Separate four eggs. In a bain marie, which is a pot in a pot of simmering water (simmering, not cooking, mind), whisk the egg yolks with 125g of sugar until you obtain a foamy white fluffy mass. Again, this may take a couple of minutes. Take the bowl to a cool spot as soon as the texture is comme il faut and continue whisking until its cold. You may do this in front of a window slightly open for example. Add 75g of brioche flour, 50g of starch, and a teaspoon of baking powder. In a separate pan, melt 50g of butter, take away the white which will surface as soon as the butter melts. Add the molten butter to the dough and stir well. Whisk up the egg whites with a pinch of salt and carefully fold under. Pour on a baking tray, about a good half a centimetre thick, and as rectangular as possible. Bake at 180°C for 10min.
The tricky bit is the rolling of the Génoise. Therefore, as soon as out of the oven, put the Génoise upside down on an even surface and carefully remove the baking paper. Immediately cover with a wet towel and begin to gently roll. Let it cool in the towel for a good half an hour.
Then gently open the roll and evenly spread out the buttercream. You may very well eat some if you have made too much. Roll the cake and cut off both ends. Cover in the ganache and make little scraps with the knife in order to make it look like a log.
Decorate with whatever your heart desires. I made some fir trees covered in snow, the snow I made with a dollop of whipped egg white and powdered sugar.
Keep in a cool spot for at least four hours, then eat (as) immediately (as possible).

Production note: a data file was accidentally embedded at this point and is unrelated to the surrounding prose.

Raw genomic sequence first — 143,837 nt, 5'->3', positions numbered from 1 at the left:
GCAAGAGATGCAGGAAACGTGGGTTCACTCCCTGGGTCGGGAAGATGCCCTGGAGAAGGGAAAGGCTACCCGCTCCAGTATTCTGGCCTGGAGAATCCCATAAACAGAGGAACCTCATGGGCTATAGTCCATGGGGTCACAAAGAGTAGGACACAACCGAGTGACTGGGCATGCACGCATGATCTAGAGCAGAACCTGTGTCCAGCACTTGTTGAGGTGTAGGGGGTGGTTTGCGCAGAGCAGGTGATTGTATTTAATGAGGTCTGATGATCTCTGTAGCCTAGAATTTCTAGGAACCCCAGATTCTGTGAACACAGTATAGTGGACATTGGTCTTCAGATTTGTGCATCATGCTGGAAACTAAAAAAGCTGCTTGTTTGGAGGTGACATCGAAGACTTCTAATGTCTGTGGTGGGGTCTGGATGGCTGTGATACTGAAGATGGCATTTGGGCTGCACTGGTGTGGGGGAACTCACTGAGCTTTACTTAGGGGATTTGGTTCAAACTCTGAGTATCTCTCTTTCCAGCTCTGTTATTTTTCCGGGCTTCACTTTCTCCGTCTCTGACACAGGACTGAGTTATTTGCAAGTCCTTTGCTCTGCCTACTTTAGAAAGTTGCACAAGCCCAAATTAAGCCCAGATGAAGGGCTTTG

Ps.: Apparently, I completely forgot to photograph the whole procedure, and I’d very much like to apologise for that. Blame it on December. I hope my written instructions make up for the omission and otherwise please just drop me an e-mail at email@example.com.
Oysters Make Good Brackets
I like brackets. Both in light of their orthographical purpose, and of the corresponding implications on real life. Brackets are a way of delineating an entity on its own that remains embedded in and in a way dependent on a larger context. A very good concept. So, to give you an example of kitchen alchemy, you may start a luncheon with oysters and finish it with oysters (the brackets), having a number of separate courses in between (the entity), with the simple aim of enjoying yourself (the larger context). How is that!
The famous R-months are back, the oyster months. It’s an old rule of thumb to have oysters only during months that contain an R. In French. I’ve often wondered why this is. One reason seems to have to do with protecting the oyster banks from overexploitation. But far more likely, in my opinion, is the conditions under which oysters had been transported outside the colder seasons. Which is, after all, the months without an R in French. Big chunks of ice were brought in from ice caves, remnants of the glacial period, methuselah ice spared under peculiar geographic conditions. We once visited one in the Jura, in high summer, it felt like a journey to the arctic, a descent to another world.